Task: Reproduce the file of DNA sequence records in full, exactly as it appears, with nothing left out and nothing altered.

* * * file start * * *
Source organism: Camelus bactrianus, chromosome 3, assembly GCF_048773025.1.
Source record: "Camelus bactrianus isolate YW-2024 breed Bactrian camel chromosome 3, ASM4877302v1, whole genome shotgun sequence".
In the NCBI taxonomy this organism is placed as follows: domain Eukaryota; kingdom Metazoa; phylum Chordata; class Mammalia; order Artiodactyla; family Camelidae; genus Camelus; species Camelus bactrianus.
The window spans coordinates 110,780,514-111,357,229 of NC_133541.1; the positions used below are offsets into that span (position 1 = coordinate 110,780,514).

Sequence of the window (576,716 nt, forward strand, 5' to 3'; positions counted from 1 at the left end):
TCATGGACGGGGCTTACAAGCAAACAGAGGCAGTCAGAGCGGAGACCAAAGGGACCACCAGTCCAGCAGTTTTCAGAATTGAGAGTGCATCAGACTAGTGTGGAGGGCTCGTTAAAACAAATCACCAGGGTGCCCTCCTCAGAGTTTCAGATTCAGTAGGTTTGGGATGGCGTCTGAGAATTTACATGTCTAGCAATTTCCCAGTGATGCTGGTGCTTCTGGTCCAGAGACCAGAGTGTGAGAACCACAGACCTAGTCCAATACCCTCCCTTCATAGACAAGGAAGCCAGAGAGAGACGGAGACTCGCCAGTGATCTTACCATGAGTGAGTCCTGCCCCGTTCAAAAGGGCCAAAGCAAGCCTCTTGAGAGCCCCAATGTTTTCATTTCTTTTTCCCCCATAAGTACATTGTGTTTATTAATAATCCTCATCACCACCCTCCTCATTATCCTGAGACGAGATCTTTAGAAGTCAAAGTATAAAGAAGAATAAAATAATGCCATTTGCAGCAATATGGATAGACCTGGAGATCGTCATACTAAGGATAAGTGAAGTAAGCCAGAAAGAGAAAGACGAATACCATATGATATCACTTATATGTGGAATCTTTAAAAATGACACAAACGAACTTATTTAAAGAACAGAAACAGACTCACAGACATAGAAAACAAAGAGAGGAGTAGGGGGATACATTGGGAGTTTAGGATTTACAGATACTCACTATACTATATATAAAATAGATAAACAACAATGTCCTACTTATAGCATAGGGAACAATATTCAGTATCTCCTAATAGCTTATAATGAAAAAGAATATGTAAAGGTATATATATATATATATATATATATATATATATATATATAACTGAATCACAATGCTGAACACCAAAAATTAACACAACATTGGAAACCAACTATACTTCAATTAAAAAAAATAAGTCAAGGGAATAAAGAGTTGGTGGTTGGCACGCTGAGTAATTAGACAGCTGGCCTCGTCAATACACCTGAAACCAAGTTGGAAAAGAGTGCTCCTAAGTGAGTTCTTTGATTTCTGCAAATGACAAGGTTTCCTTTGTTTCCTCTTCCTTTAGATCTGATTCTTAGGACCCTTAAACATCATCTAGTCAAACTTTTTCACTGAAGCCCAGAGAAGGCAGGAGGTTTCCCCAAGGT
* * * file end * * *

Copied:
Source organism: Camelus bactrianus, chromosome 3, assembly GCF_048773025.1.
Source record: "Camelus bactrianus isolate YW-2024 breed Bactrian camel chromosome 3, ASM4877302v1, whole genome shotgun sequence".
In the NCBI taxonomy this organism is placed as follows: domain Eukaryota; kingdom Metazoa; phylum Chordata; class Mammalia; order Artiodactyla; family Camelidae; genus Camelus; species Camelus bactrianus.
The window spans coordinates 110,780,514-111,357,229 of NC_133541.1; the positions used below are offsets into that span (position 1 = coordinate 110,780,514).

Sequence of the window (576,716 nt, forward strand, 5' to 3'; positions counted from 1 at the left end):
TCATGGACGGGGCTTACAAGCAAACAGAGGCAGTCAGAGCGGAGACCAAAGGGACCACCAGTCCAGCAGTTTTCAGAATTGAGAGTGCATCAGACTAGTGTGGAGGGCTCGTTAAAACAAATCACCAGGGTGCCCTCCTCAGAGTTTCAGATTCAGTAGGTTTGGGATGGCGTCTGAGAATTTACATGTCTAGCAATTTCCCAGTGATGCTGGTGCTTCTGGTCCAGAGACCAGAGTGTGAGAACCACAGACCTAGTCCAATACCCTCCCTTCATAGACAAGGAAGCCAGAGAGAGACGGAGACTCGCCAGTGATCTTACCATGAGTGAGTCCTGCCCCGTTCAAAAGGGCCAAAGCAAGCCTCTTGAGAGCCCCAATGTTTTCATTTCTTTTTCCCCCATAAGTACATTGTGTTTATTAATAATCCTCATCACCACCCTCCTCATTATCCTGAGACGAGATCTTTAGAAGTCAAAGTATAAAGAAGAATAAAATAATGCCATTTGCAGCAATATGGATAGACCTGGAGATCGTCATACTAAGGATAAGTGAAGTAAGCCAGAAAGAGAAAGACGAATACCATATGATATCACTTATATGTGGAATCTTTAAAAATGACACAAACGAACTTATTTAAAGAACAGAAACAGACTCACAGACATAGAAAACAAAGAGAGGAGTAGGGGGATACATTGGGAGTTTAGGATTTACAGATACTCACTATACTATATATAAAATAGATAAACAACAATGTCCTACTTATAGCATAGGGAACAATATTCAGTATCTCCTAATAGCTTATAATGAAAAAGAATATGTAAAGGTATATATATATATATATATATATATATATATATATATATAACTGAATCACAATGCTGAACACCAAAAATTAACACAACATTGGAAACCAACTATACTTCAATTAAAAAAAATAAGTCAAGGGAATAAAGAGTTGGTGGTTGGCACGCTGAGTAATTAGACAGCTGGCCTCGTCAATACACCTGAAACCAAGTTGGAAAAGAGTGCTCCTAAGTGAGTTCTTTGATTTCTGCAAATGACAAGGTTTCCTTTGTTTCCTCTTCCTTTAGATCTGATTCTTAGGACCCTTAAACATCATCTAGTCAAACTTTTTCACTGAAGCCCAGAGAAGGCAGGAGGTTTCCCCAAGGT